The goal of the MSED program in Special Education is to prepare well-rounded professionals who can work effectively with colleagues and students in a variety of special education models. Throughout the program, emphasis is placed on instructional decision-making, which is guided by knowledge of student characteristics and best educational practices for learners with disabilities. Teaming and multi-level instruction for diverse groups are emphasized as well as specific strategies for individuals with disabilities. Our graduate students are expected to incorporate services and key components of Individual Education Programs into the broader school and classroom contexts. They are engaged in ongoing REFLECTION about their program and instructional decisions through course projects (e.g., case studies) and fieldwork.
Program requirements are officially described in the current SUNY Oswego Graduate Catalog, which can be obtained by contacting the Graduate Studies Office (315-312-3152, 601 Culkin Hall, SUNY Oswego, Oswego, NY 13126). Completing the requirements of this program leads to eligibility for initial and professional special education 1-6 teaching certification in New York State. For all NYSED teaching certificates, meeting other criteria for NYSED teacher certification is also required (see http://www.highered.nysed.gov/tcert/).
The following desired outcomes for the MSED Special Education-Childhood Education 1-6 certification program were developed through input from Curriculum & Instruction faculty, School of Education faculty, special education teachers, and administrators, using standards from the New York State Education Department, the National Council for Accreditation of teacher Education (NCATE), and the Council for Exceptional Children (CEC):
1. Candidates understand their LEADERSHIP roles in advocating for students with disabilities to access general education settings and curricula to ensure AUTHENTIC LEARNING and current and future participation in the local community. (SOCIAL JUSTICE).
2. Candidates understand and implement effective teaming relationships with general education teacher partners, paraprofessionals, related service personnel, parents, and agencies in the larger community to support students’ learning and well being (COLLABORATION & LEADERSHIP).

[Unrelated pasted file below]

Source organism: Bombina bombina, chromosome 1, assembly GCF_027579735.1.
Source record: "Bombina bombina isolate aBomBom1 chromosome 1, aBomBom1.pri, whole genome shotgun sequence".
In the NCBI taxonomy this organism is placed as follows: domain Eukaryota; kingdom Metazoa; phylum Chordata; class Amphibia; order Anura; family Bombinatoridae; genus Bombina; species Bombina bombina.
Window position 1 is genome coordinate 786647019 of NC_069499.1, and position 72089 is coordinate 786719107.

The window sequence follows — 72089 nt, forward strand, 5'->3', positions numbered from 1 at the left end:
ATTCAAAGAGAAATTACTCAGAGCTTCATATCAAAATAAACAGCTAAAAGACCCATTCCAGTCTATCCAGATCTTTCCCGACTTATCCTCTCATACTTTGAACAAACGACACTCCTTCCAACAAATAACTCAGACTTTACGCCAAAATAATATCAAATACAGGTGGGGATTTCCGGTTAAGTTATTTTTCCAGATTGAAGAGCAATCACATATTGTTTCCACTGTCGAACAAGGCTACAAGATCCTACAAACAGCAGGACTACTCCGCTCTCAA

3. Candidates understand and use strategies to facilitate team planning to identify individual abilities and needs of students with disabilities and co-plan appropriate individual education programs that address priorities and sustain class and school membership. (KNOWLEDGE, PRACTICE, COLLABORATION, SOCIAL JUSTICE)
4. Candidates know, understand and use the central concepts, tools of inquiry, and structures of the disciplines they will teach to learners in grades 1-6, as well as additional strategies for individual learner characteristics to ensure meaningful learning experiences for the full range of students (KNOWLEDGE, PRACTICE).
5. Candidates understand and use effective practices to support the development of critical foundation skills such as communication, literacy, life skills and positive social behaviors with students who have disabilities. (KNOWLEDGE, PRACTICE).
6. Candidates understand and use formal and informal assessment strategies for identification, program planning and instructional planning as they monitor students’ development and insure continuous intellectual, social, and physical growth (PRACTICE).
7. Candidates understand and use authentic instructional strategies, including EDUCATIONAL TECHNOLOGY (and assistive technology), to encourage students’ development of critical thinking, problem solving and performance skills. (AUTHENTIC LEARNING, PRACTICE).
8. Candidates understand and use structures and strategies to create a learning environment that promotes a sense of belonging, supportive relationships, positive social interactions and active engagement in learning for learners with and without disabilities (PRACTICE, AUTHENTIC LEARNING).
9. Candidates are reflective practitioners, who continuously evaluate the effect of his/her choices and actions of others in the learning environment and seek opportunities for professional development (REFLECTION).
For further information contact Dr. Marcia Burrell, Associate Chair for Program Coordination and Assessment , Curriculum & Instruction Department, 102 Wilber Hall, SUNY Oswego, Oswego NY 13126, 315-312-3584.